Pictured is my version of Rye Bread baked in a humongous cast iron skillet that was a part of my Husband's dowry. Yeah I am a bit of a homesteader ho. Flash a few time honored multifunctional 'steader tools under my nose & I melt. It weighs about 10 lbs. and is a foot & half across. Makes great corn bread when feeding a crowd and a sweet untraceable security protection device, a.k.a. The Backitup.
I have been on a real bread baking kick lately partially fueled by our Urban Pantry Challenge and also in hopes of generating a source of income later on. In my never ending quest to prove that I'm right er I mean to prove that it is still possible to live on a $100 a month grocery budget I am trimming the fat so to speak when it comes to bread baking. No more store bought white flour used in our daily bread. Strictly 100% whole grain ground in our kitchen (Lord knows we gotta put that 2 bills mill to work) . Hence the Rye Bread made with organic Rye berries & local Winter Wheat berries that were bartered for.
Second reason is to perfect my skills as a bread baker with an eye toward generating an economic opportunity next Winter. Just as easy to bake up a few extra loaves of freshly baked homemade bread to sell or barter with. Extra bread might be enough to offset the cost of all my baking. Long range goal is to eventually bake on the wood stove that is being installed this Spring using an antique stove top oven.
Rye Bread didn't raise like I had hoped. On the dense side but still very moist. Wasn't half bad when coupled with liverwurst, onion, & mustard for a hearty lunch.
Latest library lend is a nice cookbook, The Laurel's Kitchen Bread Book A Guide to Whole - Grain Breadmaking by Laurel Robertson.
So far a good read with quite a few recipes I plan on making.
Hmm, wonder if a wooden dough trough made by my wonderfully creative husband would improve my bread making abilities?
Besides showing you that our vintage 1940's Westinghouse fridge needs a new paint job & that my lone crisper drawer needs a wipe out here is what's left of a barter deal a few weeks back. Organic grapefruit, tangerines, and oranges bartered for a few pounds of freshly ground organic rye flour. 3 heads or garlic were also had. February's UPC went over budget to the tune of almost $50. Of that fifty $16 of it was spent @ our local restaurant supply store were we bought a gallon each of Black Strap Molasses (bread making) & Vegetable oil. Case of butter was also purchased for $27. Rest of that fifty was spent on fresh salad fixings and a few odds & ends. Less than January's challenge but still not the $100 grocery limit that my husband mocks.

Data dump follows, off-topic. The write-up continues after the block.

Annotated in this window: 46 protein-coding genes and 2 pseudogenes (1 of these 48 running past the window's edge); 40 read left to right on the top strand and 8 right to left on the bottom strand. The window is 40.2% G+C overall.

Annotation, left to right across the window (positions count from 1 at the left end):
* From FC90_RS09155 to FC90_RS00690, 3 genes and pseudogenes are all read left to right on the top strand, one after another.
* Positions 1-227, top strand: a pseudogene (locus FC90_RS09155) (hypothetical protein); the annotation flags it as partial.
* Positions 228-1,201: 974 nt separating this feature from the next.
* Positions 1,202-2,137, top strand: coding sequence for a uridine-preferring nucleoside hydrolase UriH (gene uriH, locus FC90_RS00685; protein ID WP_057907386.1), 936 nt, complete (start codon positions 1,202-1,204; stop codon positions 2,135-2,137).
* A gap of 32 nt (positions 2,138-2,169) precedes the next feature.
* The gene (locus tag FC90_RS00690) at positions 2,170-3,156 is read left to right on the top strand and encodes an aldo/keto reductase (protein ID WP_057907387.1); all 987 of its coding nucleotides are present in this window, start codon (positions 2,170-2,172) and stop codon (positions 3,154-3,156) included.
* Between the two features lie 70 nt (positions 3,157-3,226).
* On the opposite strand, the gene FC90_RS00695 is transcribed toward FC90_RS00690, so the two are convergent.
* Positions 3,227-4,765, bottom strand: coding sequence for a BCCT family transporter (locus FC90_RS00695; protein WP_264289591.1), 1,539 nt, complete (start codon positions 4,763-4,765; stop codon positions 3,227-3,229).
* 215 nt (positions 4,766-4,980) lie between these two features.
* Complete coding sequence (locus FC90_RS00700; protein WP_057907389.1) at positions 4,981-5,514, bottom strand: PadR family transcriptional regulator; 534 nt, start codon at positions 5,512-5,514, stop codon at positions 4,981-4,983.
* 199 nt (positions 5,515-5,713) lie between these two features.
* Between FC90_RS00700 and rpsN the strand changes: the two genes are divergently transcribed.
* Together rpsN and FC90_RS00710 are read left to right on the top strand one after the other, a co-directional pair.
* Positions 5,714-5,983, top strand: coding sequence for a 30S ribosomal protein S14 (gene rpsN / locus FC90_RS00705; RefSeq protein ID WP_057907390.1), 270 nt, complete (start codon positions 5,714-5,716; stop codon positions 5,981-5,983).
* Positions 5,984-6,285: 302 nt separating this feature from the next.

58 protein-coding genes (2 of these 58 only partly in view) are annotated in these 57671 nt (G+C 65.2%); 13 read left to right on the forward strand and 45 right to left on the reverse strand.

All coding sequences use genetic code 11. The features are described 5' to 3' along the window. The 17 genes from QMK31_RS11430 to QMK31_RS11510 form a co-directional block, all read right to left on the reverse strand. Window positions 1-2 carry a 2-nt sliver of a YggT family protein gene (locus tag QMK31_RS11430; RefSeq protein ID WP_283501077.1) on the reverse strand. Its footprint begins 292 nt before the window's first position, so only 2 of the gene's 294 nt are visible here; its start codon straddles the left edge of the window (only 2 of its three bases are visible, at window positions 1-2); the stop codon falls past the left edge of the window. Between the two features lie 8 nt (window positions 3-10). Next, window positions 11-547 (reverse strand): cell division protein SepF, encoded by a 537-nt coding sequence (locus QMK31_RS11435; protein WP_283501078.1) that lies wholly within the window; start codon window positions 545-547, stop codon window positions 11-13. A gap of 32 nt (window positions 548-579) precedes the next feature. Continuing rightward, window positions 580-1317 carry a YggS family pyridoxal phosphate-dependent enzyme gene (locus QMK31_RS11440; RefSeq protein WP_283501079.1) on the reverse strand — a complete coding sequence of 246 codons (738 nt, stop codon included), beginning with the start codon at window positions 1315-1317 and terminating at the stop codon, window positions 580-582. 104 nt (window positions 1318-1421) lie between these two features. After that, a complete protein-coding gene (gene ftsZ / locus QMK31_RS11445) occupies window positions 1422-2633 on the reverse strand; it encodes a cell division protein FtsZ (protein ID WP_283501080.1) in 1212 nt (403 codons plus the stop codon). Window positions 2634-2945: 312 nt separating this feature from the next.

Down to a 1/3 of the canned/jarred food & slightly more than half of our cache of home canned produce has been used so far. Down to the last few pounds of gleaned potatoes. Need to work up a bartering deal on taters if possible. Defrost the upright freezer and inventory the contents.
Need to work up a new battle plan. Heat cold frames, grow salad greens, eat like a tree hugger. But how to heat a cold frame without spending $ on man made fuels or use a ton of horse manure ?
107 year old red oak factory made medallion previously covered in a numerous layers of paint. Left upper corner of the bedroom door. An electric heat gun & a paint scrapper followed by a pricey chemical paint stripper and me wielding an old toothbrush.
Clockwise. Counter clockwise. Wax on. Wax off. Mumble curses under my breath.
Blurry pic due to standing on a ladder while holding a paintbrush lathered up with paint stripper in my mouth. Yeah I know. Oh should write that it's a metal ladder to boot. After the door jam, two bottom floor mouldings & the window jams are stripped, sanded, & stained then it's just repaint the ceiling and hang drapes.
Perhaps a stint in rehab from huffing stripper.
~~ pelenaka ~~